In agri-inputs, govt should free private sector from unnecessary controls and regulation
With Prime Minister Narendra Modi’s clarion call for an “Atmanirbhar Bharat” (self-reliant India), I take up here how Indian agriculture can be geared towards that mission. In my last column, (‘Atmanirbhar in agriculture,’ IE, July 6,), I focused on outputs. Here I look at the key agri-inputs — seeds, fertilisers and tractors — to ensure self-reliance in agriculture.
Good seeds are catalysts for change in agriculture. The Green Revolution was ushered in by the import of 18,000 tonnes of high-yielding varieties of wheat seeds, Lerma Rojo and Sonora-64, and IR-8 rice seeds. Today, our granaries are full and India is atmanirbhar in staple crops, thanks to those seeds and the research conducted by the Indian Council of Agricultural Research (ICAR) to improve them. Today, India exports seeds to its neighbouring countries. Even during the lockdown period, hybrid rice seeds were exported through special trains to Bangladesh by the private sector.
India can emerge as an important seed producer and a large exporter of seeds to many developing countries in South and South-east Asia as well as Africa. The country can produce very competitively-priced seeds for hybrid rice, hybrid corn, hybrid Bt HT cotton, and several vegetables including tomato, potato and okra, provided we set our regulatory system right. Let me use the case of cotton to illustrate my point. Former Prime Minister Atal Bihari Vajpayee had taken a bold decision to allow Bt cotton in India in March 2002. That decision made India the largest producer of cotton in the world and the second largest exporter of cotton by 2013-14. But since this government took over in 2014-15, it has waged a continuous battle against large seed companies, especially multinationals and their Indian joint ventures, on issues such as trait fees. As a result, these companies have almost stopped introducing new generation of seeds, and now there is an “illegal” spread of Bt HT cotton in Maharashtra, 15-20 per cent of the area under the crop has been taken up by this counterfeit variety. This is partly because our regulatory system is complex, and more so because the present government has ideological blinkers against modern science. This is the biggest bottleneck holding India back from becoming the seed capital of the developing world. No wonder, in 2019-20, India has once again become a net importer of cotton, taking the clock back to 2002-03.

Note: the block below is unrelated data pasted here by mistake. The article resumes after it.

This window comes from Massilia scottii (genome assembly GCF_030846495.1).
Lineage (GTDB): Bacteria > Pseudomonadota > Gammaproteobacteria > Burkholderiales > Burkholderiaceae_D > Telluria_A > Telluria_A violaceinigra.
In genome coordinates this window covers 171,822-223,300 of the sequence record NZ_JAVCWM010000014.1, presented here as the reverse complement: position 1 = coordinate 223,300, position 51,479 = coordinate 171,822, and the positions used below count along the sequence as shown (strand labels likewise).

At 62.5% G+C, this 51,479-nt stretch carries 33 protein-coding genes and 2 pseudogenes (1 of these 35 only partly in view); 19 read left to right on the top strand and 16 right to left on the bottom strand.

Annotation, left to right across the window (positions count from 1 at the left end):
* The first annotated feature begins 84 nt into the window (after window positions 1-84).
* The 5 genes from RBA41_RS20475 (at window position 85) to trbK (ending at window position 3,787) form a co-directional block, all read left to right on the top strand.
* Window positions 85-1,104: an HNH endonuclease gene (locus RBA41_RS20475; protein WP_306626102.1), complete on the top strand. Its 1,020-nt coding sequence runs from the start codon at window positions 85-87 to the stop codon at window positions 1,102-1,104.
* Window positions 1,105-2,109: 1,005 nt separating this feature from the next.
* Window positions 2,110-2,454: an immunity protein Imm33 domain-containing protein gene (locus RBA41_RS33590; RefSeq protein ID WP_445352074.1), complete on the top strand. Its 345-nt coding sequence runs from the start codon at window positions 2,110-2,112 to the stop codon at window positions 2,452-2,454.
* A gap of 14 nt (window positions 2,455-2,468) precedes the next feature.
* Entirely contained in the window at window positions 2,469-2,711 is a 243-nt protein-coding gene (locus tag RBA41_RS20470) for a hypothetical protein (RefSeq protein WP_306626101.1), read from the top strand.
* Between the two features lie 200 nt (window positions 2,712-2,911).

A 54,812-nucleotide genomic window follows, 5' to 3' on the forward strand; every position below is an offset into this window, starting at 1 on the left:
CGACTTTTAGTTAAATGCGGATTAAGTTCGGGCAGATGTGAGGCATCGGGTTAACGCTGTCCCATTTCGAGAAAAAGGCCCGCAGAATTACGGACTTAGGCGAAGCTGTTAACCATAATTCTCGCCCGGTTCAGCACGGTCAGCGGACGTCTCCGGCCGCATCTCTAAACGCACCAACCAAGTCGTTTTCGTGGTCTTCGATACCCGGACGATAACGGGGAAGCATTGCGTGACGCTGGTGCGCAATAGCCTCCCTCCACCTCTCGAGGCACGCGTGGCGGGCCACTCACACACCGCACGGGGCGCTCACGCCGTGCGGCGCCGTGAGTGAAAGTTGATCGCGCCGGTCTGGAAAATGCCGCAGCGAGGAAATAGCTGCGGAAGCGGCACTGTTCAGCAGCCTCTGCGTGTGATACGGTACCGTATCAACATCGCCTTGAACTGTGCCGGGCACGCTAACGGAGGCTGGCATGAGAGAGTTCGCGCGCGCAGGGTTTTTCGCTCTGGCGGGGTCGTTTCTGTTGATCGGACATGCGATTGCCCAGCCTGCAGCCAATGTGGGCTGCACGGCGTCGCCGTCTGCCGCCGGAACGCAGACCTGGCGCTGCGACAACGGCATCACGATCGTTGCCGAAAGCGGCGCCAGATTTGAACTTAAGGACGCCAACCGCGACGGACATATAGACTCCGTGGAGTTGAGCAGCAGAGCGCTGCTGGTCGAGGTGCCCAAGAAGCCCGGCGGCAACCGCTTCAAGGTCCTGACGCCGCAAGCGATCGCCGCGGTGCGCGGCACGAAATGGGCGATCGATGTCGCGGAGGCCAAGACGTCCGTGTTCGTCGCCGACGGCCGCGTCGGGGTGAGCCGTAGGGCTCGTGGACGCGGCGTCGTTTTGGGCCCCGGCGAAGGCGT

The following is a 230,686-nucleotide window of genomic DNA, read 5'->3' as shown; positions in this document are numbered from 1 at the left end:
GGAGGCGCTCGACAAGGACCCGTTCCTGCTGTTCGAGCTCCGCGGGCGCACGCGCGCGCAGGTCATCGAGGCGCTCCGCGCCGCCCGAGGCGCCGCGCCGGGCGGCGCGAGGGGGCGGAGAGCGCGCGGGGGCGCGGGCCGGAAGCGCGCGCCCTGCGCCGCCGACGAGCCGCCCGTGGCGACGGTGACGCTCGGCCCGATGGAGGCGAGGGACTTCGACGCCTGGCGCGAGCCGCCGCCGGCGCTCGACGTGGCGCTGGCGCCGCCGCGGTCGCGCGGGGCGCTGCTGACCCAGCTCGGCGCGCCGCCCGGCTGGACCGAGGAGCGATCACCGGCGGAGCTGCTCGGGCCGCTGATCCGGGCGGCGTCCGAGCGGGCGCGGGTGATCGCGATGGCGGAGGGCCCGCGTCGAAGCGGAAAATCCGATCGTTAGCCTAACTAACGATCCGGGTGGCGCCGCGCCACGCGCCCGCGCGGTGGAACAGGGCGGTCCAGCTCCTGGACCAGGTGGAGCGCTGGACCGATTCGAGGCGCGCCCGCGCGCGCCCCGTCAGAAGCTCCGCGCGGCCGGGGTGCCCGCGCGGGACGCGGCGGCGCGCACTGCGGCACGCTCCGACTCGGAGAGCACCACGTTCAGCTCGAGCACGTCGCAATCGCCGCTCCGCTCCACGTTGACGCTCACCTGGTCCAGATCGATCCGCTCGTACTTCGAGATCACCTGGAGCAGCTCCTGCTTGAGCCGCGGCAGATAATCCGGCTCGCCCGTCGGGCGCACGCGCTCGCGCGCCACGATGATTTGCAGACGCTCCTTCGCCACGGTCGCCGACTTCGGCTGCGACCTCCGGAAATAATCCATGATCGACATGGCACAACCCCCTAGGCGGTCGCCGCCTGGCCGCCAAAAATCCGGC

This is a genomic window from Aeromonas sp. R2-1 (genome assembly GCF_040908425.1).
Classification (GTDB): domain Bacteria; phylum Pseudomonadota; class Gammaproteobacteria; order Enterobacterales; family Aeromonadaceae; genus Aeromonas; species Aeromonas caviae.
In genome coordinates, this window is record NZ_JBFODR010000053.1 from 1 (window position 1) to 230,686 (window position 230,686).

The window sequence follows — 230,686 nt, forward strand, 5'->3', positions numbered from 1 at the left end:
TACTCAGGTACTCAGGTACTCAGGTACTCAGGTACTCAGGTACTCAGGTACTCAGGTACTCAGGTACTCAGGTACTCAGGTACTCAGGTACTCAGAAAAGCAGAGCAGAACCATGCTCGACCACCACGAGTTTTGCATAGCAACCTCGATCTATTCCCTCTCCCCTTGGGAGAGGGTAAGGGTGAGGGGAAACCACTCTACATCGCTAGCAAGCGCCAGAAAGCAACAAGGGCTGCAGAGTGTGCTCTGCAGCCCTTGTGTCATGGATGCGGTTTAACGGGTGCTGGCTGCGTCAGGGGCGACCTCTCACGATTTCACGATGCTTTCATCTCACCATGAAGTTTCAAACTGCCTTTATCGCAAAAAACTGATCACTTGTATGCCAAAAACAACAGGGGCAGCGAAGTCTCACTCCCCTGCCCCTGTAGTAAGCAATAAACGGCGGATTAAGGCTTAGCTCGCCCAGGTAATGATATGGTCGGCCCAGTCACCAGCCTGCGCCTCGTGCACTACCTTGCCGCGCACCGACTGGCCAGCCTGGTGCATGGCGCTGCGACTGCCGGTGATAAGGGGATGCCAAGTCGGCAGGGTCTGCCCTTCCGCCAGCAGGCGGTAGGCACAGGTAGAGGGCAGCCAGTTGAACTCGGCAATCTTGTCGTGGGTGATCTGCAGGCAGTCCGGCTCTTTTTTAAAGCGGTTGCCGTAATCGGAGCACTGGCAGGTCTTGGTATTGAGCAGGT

Let me now turn to fertilisers. India has been a net importer of fertiliser nutrients (NPK) for almost two decades (see graph). In 2019-20, India imported fertilisers worth $6.7 billion. Topping the list is urea ($2.9 billion), followed by diammonium phosphate (DAP, $2 billion) and muriate of potash (MOP, $1.14 billion). We are totally dependent on imports in case of MOP and in case of DAP, we import the rock and the finished product.
Given that we don’t have the raw materials required to produce DAP and MOP, India is likely to remain dependent on imports of these fertilisers. However, in the case of urea, which we imported about 11 million tonnes of in 2019-20, India wants to be atmanirbhar by opening up five new urea plants in the public sector with a total capacity of 6.35 MMT. Almost 70 per cent of the gas being used in urea plants is imported at a price much higher than the price of domestic gas. And of these five, the one in Talcher is based on coal gasification with Chinese technology. The cost of many of these is going to be more than $400/tonne when the international price generally hovers between $250-300/tonne. We know well that in most cases our public sector enterprises turn out to be white elephants saddled with high costs — finally they have to be sold to the private sector. Why did we not allow existing private sector urea plants to expand and produce at a much lower cost? Only the government has the answer.
The best way to achieve atmanirbharta in fertilisers is to change the system of fertiliser subsidies. Deposit equivalent cash directly into farmers’ accounts, calculated on a per hectare basis, and free up fertiliser prices. Allow the private sector plants to compete and expand urea production in a cost competitive manner, be it at home or in countries in the Persian Gulf where gas is much cheaper. That will be true atmanirbharta (self-reliance). Will the Modi government take a call on this or will it create white elephants to be put on the block for privatisation 10 years hence? Only time will tell.
The best example of atmanirbharta in agri-inputs is that of farm machinery, especially tractors. In 1961-62, before the Green Revolution, India produced only 880 tractor units, which increased to about 9,00,000 units in 2018-19, making the country the largest tractor manufacturer in the world. India also exported almost 92,000 tractors, largely to African and ASEAN countries. How did it happen? The Green Revolution gave it a push, but the real break-through came after de-licensing in 1991. Tractor companies compete and bring out better products at low cost. Mahindra and Mahindra leads the pack with an almost 40 per cent share. The new class of entrepreneurs and start-ups are coming up with special apps for “Uberisation of tractor services” so that farmers can avail of these services at low cost, without owning a tractor. In an economy of small landholders, owning a tractor is a high cost proposition as it is not fully utilised. This needs to be made more efficient by creating a market for tractor services.
What is the overall lesson from these three cases of seeds, fertilisers, and tractors? The private sector is our strength. The only thing the government has to do is to unshackle them from the chains of controls and webs of unnecessary regulations. They will make an Atmanirbhar Bharat.
Source : indianexpress